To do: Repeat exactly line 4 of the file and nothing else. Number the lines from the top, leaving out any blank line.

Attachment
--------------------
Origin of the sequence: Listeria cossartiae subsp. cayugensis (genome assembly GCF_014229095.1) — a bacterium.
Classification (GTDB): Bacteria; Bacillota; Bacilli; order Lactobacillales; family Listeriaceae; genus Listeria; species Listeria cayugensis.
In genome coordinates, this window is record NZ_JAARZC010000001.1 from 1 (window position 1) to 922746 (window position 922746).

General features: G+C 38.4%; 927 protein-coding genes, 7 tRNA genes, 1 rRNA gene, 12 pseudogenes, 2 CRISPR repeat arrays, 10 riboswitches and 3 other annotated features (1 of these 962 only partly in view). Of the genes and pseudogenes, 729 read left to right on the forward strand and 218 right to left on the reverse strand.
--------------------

General features: G+C 38.4%; 927 protein-coding genes, 7 tRNA genes, 1 rRNA gene, 12 pseudogenes, 2 CRISPR repeat arrays, 10 riboswitches and 3 other annotated features (1 of these 962 only partly in view). Of the genes and pseudogenes, 729 read left to right on the forward strand and 218 right to left on the reverse strand.